The Atlantes are columns in the form of Toltec warriors in Tula
The word Toltec in Mesoamerican studies has been used in different ways by different scholars to refer to actual populations and polities of pre-Columbian central Mexico or to the mythical ancestors mentioned in the mythical/historical narratives of the Aztecs. It is an ongoing debate whether the Toltecs can be understood to have formed an actual ethnic group at any point in Mesoamerican history or if they are mostly or only a product of Aztec myth. The scholars who have understood the Toltecs to have been an actual ethnic group often connect them to the archeological site of Tula, Hidalgo which is then supposed to have been the Tollan of Aztec myth.
This tradition assumes the "Toltec empire" to have dominated much of central Mexico between the 10th and 12th century AD. Other Mexican cities such as Teotihuac‡n have also been proposed to have been the historical Tollan "Place of Reeds", the city from which the name Tolteca "inhabitant of Tollan" is derived in the Nahuatl language.
The term Toltec has also been associated with the arrival of certain Central Mexican cultural traits into the Mayan sphere of dominance that took place in the late classic and early postclassic periods, and the Postclassic Mayan civilizations of ChichŽn Itz‡, Mayap‡n and the Guatemalan highlands have been referred to as "toltecized" or "mexicanized" Mayas. For example the striking similarities between the city of Tula, Hidalgo and Chichen Itza have often been cited as direct evidence for Toltec dominance of the Postclassic Maya.
This line of scholarship was popular in the first half of the twentieth century but has largely been abandoned in recent decades in favour of a more critical and interpretive approach to the historicity of the Aztec mythical accounts, that applies a different understanding of the word Toltec.
This tradition has interpreted the concept of Toltecs largely as an Aztec or generally Mesoamerican mythical and philosophical construct that has served to symbolize the civilizedness and might of several different cultures of the Mesoamerican Postclassic period.
Among the Nahuan peoples the word "Tolteca" was synonymous with artist, artisan or wise man, and "toltecayotl" "Toltecness" meant art, culture and civilization and urbanism - and was seen as the opposite of "Chichimecayotl" "chichimecness" which symbolized the savage, nomadic state of peoples who had not yet become urbanized. This interpretation argues that any large urban center in Mesoamerica could be referred to as "Tollan" and its inhabitants as Toltecs - and that any ruling lineage in postclassic Mesoamerica would strengthen their claims to power by claiming Toltec ancestry.
Often Mesoamerican migration accounts state that Tollan was ruled by Quetzalcoatl (or Kukulcan in Maya and Gukumatz in K'iche') a godlike mythical figure who was later sent into exile from Tollan and went on to found a new city somewhere else in Mesoamerica.
Such claims of Toltec ancestry and a ruling dynasty founded by Quetzalcoatl have been made by such diverse civilizations as the Aztec, the QuichŽ and the Itza' Mayas. While the sceptical tradition does not deny that cultural traits of a seemingly central Mexican origin have diffused into a larger area of Mesoamerica they tend to ascribe this to the dominance of Teotihuac‡n in the Classic period and the general diffusion of Cultural traits within the region.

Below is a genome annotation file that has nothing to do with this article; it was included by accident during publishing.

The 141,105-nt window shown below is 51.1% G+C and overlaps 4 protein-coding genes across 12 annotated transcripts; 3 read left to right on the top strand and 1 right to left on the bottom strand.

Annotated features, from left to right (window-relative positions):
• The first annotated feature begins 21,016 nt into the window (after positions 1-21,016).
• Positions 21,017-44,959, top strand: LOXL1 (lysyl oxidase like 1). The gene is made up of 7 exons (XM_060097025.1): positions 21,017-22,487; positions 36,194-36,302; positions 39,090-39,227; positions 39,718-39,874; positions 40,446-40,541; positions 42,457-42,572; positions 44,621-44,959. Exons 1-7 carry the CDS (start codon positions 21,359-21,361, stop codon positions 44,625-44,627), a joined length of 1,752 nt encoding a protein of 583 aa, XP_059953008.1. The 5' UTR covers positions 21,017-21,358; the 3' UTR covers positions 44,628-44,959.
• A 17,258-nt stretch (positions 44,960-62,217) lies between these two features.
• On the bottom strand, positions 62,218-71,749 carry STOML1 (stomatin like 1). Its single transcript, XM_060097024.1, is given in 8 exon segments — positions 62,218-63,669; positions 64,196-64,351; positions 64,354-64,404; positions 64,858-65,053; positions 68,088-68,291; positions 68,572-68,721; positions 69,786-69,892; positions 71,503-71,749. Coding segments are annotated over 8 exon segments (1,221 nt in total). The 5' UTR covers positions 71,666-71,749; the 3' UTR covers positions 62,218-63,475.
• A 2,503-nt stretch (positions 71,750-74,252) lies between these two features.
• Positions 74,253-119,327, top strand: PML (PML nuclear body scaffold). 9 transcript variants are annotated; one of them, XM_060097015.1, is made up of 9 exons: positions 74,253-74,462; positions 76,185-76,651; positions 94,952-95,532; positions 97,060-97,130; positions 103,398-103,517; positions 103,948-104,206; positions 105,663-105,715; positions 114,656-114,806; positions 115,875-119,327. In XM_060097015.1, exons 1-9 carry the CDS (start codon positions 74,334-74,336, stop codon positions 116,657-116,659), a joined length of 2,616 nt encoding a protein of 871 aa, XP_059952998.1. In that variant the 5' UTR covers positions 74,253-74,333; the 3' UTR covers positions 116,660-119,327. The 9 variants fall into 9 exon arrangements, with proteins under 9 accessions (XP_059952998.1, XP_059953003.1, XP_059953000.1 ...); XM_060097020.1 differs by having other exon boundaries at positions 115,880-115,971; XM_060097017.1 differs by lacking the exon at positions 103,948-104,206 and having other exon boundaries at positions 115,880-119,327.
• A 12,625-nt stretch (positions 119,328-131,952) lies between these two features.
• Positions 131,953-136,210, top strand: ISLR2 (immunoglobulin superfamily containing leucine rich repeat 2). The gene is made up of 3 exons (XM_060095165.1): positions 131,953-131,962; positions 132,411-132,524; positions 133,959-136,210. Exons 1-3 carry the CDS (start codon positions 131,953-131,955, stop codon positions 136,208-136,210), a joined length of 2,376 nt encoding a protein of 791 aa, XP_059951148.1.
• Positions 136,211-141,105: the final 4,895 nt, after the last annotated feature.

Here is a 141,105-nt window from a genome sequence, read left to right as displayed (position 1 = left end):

Recent scholarship thus do not see Tula, Hidalgo as a "Toltec" site but rather tries to find clues of the ethnicity of the people who built it. Lately it has been suggested that they were in fact Huastecs.
The historical tradition of scholarship tries to take the Mesoamerican ethnohistorical accounts at face value and discern between a historical Toltec civilization and the way it has become integrated in Postclassic Mesoamerican mythology. It also tries to discern between the deity Quetzalcoatl and the Toltec ruler by the same name. In the view of the sceptic tradition such a distinction is impossible or extremely difficult to make exactly because the Mesoamerican peoples themselves did not discern between historical fact and mythical and metaphorical representations of these.
The early tradition read the ethnohistorical sources and tried to find confirmation of these stories through archeology, but the sceptical tradition does not accept this method as fruitful because basing the understanding of Mesoamerican history on mythical accounts that were not meant to reflect actual history may lead to biased interpretations of archeological findings. Instead they prefer to let archeology speak for itself and interpret the ethnohistorical sources in a way that corroborates rather than defines the archeological findings.
During the late twentieth century, the word Toltec acquired a new meaning within certain New Age circles, largely because of the use of the word by Carlos Castaneda and others inspired by him such as Victor Sanchez. For the concept Toltec as used in the writings of Carlos Castaneda, see: Toltec (Castaneda).
The Toltec language was called Nahuatl, also spoken by the Aztecs.
Most Toltec history is known from writings of later people, such as the Aztec, written centuries later after a "dark age" in Central Mexico, together with some references by the Maya. Toltec rulers are said to have included: